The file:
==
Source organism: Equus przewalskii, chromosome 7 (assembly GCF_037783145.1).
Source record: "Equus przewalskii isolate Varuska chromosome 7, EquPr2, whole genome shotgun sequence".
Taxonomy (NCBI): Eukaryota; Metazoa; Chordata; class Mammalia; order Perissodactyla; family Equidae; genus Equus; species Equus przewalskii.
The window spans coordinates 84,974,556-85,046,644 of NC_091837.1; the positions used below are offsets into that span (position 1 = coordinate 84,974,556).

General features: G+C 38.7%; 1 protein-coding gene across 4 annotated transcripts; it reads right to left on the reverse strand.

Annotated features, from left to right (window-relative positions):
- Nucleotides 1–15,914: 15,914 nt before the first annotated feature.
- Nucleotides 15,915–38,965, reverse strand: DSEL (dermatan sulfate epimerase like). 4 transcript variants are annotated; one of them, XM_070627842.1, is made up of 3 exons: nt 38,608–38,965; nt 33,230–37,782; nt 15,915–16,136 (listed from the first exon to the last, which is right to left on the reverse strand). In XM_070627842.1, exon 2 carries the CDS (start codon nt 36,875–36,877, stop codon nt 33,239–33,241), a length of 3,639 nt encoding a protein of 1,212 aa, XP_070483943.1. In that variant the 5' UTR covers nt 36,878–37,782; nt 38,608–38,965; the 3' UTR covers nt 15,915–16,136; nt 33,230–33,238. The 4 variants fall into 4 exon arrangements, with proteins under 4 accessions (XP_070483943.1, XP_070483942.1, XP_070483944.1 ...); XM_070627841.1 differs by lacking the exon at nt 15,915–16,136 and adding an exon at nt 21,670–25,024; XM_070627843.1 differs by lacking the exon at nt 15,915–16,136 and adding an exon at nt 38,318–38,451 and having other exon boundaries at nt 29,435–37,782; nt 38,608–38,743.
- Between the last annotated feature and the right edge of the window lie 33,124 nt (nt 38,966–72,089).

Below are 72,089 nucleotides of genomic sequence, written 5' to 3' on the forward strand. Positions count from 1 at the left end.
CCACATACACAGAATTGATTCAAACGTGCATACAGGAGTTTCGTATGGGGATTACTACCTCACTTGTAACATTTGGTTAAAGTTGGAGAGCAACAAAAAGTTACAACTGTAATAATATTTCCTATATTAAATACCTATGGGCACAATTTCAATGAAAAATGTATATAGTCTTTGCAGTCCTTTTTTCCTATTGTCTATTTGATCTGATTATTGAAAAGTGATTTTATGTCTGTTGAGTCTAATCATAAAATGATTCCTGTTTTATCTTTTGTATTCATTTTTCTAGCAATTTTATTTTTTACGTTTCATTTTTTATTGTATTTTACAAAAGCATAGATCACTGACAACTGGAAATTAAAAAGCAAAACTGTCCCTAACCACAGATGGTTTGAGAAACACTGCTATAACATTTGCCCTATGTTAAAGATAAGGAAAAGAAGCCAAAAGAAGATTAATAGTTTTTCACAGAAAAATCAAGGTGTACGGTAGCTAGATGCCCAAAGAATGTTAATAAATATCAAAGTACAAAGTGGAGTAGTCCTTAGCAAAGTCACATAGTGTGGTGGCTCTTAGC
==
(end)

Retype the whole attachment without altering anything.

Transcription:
Source organism: Equus przewalskii, chromosome 7 (assembly GCF_037783145.1).
Source record: "Equus przewalskii isolate Varuska chromosome 7, EquPr2, whole genome shotgun sequence".
Taxonomy (NCBI): Eukaryota; Metazoa; Chordata; class Mammalia; order Perissodactyla; family Equidae; genus Equus; species Equus przewalskii.
The window spans coordinates 84,974,556-85,046,644 of NC_091837.1; the positions used below are offsets into that span (position 1 = coordinate 84,974,556).

General features: G+C 38.7%; 1 protein-coding gene across 4 annotated transcripts; it reads right to left on the reverse strand.

Annotated features, from left to right (window-relative positions):
- Nucleotides 1–15,914: 15,914 nt before the first annotated feature.
- Nucleotides 15,915–38,965, reverse strand: DSEL (dermatan sulfate epimerase like). 4 transcript variants are annotated; one of them, XM_070627842.1, is made up of 3 exons: nt 38,608–38,965; nt 33,230–37,782; nt 15,915–16,136 (listed from the first exon to the last, which is right to left on the reverse strand). In XM_070627842.1, exon 2 carries the CDS (start codon nt 36,875–36,877, stop codon nt 33,239–33,241), a length of 3,639 nt encoding a protein of 1,212 aa, XP_070483943.1. In that variant the 5' UTR covers nt 36,878–37,782; nt 38,608–38,965; the 3' UTR covers nt 15,915–16,136; nt 33,230–33,238. The 4 variants fall into 4 exon arrangements, with proteins under 4 accessions (XP_070483943.1, XP_070483942.1, XP_070483944.1 ...); XM_070627841.1 differs by lacking the exon at nt 15,915–16,136 and adding an exon at nt 21,670–25,024; XM_070627843.1 differs by lacking the exon at nt 15,915–16,136 and adding an exon at nt 38,318–38,451 and having other exon boundaries at nt 29,435–37,782; nt 38,608–38,743.
- Between the last annotated feature and the right edge of the window lie 33,124 nt (nt 38,966–72,089).

Below are 72,089 nucleotides of genomic sequence, written 5' to 3' on the forward strand. Positions count from 1 at the left end.
CCACATACACAGAATTGATTCAAACGTGCATACAGGAGTTTCGTATGGGGATTACTACCTCACTTGTAACATTTGGTTAAAGTTGGAGAGCAACAAAAAGTTACAACTGTAATAATATTTCCTATATTAAATACCTATGGGCACAATTTCAATGAAAAATGTATATAGTCTTTGCAGTCCTTTTTTCCTATTGTCTATTTGATCTGATTATTGAAAAGTGATTTTATGTCTGTTGAGTCTAATCATAAAATGATTCCTGTTTTATCTTTTGTATTCATTTTTCTAGCAATTTTATTTTTTACGTTTCATTTTTTATTGTATTTTACAAAAGCATAGATCACTGACAACTGGAAATTAAAAAGCAAAACTGTCCCTAACCACAGATGGTTTGAGAAACACTGCTATAACATTTGCCCTATGTTAAAGATAAGGAAAAGAAGCCAAAAGAAGATTAATAGTTTTTCACAGAAAAATCAAGGTGTACGGTAGCTAGATGCCCAAAGAATGTTAATAAATATCAAAGTACAAAGTGGAGTAGTCCTTAGCAAAGTCACATAGTGTGGTGGCTCTTAGC